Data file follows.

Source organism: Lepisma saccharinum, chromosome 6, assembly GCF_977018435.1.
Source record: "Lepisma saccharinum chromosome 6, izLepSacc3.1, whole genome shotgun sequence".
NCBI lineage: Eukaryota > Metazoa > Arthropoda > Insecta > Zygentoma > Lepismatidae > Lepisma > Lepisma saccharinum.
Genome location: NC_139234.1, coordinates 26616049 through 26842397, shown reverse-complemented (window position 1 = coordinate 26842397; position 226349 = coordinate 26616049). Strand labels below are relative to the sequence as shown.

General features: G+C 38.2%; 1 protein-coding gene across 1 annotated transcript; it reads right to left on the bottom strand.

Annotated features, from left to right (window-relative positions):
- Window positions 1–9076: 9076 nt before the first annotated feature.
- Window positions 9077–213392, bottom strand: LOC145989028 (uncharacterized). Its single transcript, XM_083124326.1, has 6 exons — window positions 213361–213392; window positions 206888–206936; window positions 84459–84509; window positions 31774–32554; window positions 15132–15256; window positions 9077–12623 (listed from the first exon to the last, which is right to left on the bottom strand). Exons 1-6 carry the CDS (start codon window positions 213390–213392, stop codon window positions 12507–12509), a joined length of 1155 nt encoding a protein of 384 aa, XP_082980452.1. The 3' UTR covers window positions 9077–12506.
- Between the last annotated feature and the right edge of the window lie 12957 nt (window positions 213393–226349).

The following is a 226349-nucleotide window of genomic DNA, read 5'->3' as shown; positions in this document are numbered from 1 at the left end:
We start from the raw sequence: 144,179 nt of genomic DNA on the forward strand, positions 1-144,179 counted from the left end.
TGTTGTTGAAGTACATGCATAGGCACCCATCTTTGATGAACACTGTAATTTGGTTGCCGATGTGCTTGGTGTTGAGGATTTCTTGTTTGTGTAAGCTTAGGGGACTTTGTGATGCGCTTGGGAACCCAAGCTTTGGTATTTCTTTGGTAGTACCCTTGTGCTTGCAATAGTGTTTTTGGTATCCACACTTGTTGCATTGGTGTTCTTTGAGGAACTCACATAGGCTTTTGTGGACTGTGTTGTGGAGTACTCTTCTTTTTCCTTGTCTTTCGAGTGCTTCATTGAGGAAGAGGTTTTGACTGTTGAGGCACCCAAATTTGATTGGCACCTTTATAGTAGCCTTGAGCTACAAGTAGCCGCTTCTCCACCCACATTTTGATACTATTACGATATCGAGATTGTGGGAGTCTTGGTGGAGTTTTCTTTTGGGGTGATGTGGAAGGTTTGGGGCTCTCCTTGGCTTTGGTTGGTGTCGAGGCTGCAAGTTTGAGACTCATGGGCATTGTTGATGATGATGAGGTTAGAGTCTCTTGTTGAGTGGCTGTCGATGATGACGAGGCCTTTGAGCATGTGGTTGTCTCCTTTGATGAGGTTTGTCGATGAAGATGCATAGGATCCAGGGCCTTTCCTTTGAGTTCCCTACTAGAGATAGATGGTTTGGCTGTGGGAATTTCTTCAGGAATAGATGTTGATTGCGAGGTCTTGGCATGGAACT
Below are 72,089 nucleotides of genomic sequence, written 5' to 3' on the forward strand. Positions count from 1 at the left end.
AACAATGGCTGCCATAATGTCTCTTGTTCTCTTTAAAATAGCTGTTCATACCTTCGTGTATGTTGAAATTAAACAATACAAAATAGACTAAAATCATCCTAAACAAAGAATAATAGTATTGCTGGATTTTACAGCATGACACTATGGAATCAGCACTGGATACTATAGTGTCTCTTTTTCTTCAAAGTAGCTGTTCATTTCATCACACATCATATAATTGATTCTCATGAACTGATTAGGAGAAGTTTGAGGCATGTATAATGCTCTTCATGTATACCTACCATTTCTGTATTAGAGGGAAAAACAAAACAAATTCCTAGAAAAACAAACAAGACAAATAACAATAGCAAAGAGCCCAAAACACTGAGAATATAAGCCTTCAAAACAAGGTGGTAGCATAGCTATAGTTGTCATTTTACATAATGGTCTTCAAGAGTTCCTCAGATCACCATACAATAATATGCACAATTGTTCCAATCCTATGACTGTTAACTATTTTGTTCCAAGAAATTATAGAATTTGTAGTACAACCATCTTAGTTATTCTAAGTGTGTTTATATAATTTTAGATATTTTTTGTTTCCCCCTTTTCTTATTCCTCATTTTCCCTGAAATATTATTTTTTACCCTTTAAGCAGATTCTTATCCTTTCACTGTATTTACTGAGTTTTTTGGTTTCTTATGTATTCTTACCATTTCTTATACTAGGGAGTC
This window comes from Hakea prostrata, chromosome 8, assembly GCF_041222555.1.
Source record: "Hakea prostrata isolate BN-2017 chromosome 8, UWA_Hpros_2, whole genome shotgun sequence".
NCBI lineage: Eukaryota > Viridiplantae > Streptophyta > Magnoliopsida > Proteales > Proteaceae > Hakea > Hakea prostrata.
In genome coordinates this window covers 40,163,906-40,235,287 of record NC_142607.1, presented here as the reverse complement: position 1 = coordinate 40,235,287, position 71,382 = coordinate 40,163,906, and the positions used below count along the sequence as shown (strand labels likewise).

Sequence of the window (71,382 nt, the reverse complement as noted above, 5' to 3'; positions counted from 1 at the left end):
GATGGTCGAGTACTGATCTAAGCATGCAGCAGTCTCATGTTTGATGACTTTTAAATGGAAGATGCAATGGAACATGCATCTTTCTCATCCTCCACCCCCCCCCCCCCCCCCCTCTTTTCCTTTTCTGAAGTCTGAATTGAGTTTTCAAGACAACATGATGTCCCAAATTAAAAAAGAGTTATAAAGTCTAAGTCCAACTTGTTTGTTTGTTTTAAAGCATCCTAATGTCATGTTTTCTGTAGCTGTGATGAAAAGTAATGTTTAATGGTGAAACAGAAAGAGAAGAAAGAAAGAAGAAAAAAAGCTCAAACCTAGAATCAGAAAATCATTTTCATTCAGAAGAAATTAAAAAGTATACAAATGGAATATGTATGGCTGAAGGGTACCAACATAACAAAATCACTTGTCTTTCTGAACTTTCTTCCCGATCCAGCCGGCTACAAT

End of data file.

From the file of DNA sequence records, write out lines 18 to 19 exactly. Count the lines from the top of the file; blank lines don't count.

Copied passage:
In genome coordinates this window covers 40,163,906-40,235,287 of record NC_142607.1, presented here as the reverse complement: position 1 = coordinate 40,235,287, position 71,382 = coordinate 40,163,906, and the positions used below count along the sequence as shown (strand labels likewise).

Sequence of the window (71,382 nt, the reverse complement as noted above, 5' to 3'; positions counted from 1 at the left end):